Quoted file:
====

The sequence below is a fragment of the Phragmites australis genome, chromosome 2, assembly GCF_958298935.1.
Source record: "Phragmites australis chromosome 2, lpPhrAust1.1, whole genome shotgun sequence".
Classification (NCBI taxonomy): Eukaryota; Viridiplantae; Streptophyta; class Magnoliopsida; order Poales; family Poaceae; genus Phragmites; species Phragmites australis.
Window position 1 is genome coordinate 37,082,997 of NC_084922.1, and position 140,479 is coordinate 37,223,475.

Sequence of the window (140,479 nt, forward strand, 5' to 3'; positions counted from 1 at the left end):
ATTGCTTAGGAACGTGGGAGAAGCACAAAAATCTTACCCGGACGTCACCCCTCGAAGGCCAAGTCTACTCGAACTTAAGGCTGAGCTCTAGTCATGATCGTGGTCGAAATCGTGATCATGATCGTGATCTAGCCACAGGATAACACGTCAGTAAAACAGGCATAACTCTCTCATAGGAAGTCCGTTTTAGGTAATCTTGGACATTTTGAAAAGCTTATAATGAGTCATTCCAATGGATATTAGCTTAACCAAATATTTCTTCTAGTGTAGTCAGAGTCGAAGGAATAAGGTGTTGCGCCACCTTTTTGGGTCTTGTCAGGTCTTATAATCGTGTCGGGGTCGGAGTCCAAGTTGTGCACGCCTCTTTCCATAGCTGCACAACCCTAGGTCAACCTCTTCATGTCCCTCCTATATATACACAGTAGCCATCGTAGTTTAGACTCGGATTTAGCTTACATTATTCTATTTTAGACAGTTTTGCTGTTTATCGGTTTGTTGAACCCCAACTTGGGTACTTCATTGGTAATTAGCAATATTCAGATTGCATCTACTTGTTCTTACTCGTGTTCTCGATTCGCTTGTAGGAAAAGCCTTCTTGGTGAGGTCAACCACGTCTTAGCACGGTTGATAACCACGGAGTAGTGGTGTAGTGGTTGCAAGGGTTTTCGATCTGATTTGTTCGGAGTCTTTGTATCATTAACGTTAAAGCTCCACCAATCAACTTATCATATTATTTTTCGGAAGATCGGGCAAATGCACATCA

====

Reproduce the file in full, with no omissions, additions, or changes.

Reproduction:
The sequence below is a fragment of the Phragmites australis genome, chromosome 2, assembly GCF_958298935.1.
Source record: "Phragmites australis chromosome 2, lpPhrAust1.1, whole genome shotgun sequence".
Classification (NCBI taxonomy): Eukaryota; Viridiplantae; Streptophyta; class Magnoliopsida; order Poales; family Poaceae; genus Phragmites; species Phragmites australis.
Window position 1 is genome coordinate 37,082,997 of NC_084922.1, and position 140,479 is coordinate 37,223,475.

Sequence of the window (140,479 nt, forward strand, 5' to 3'; positions counted from 1 at the left end):
ATTGCTTAGGAACGTGGGAGAAGCACAAAAATCTTACCCGGACGTCACCCCTCGAAGGCCAAGTCTACTCGAACTTAAGGCTGAGCTCTAGTCATGATCGTGGTCGAAATCGTGATCATGATCGTGATCTAGCCACAGGATAACACGTCAGTAAAACAGGCATAACTCTCTCATAGGAAGTCCGTTTTAGGTAATCTTGGACATTTTGAAAAGCTTATAATGAGTCATTCCAATGGATATTAGCTTAACCAAATATTTCTTCTAGTGTAGTCAGAGTCGAAGGAATAAGGTGTTGCGCCACCTTTTTGGGTCTTGTCAGGTCTTATAATCGTGTCGGGGTCGGAGTCCAAGTTGTGCACGCCTCTTTCCATAGCTGCACAACCCTAGGTCAACCTCTTCATGTCCCTCCTATATATACACAGTAGCCATCGTAGTTTAGACTCGGATTTAGCTTACATTATTCTATTTTAGACAGTTTTGCTGTTTATCGGTTTGTTGAACCCCAACTTGGGTACTTCATTGGTAATTAGCAATATTCAGATTGCATCTACTTGTTCTTACTCGTGTTCTCGATTCGCTTGTAGGAAAAGCCTTCTTGGTGAGGTCAACCACGTCTTAGCACGGTTGATAACCACGGAGTAGTGGTGTAGTGGTTGCAAGGGTTTTCGATCTGATTTGTTCGGAGTCTTTGTATCATTAACGTTAAAGCTCCACCAATCAACTTATCATATTATTTTTCGGAAGATCGGGCAAATGCACATCA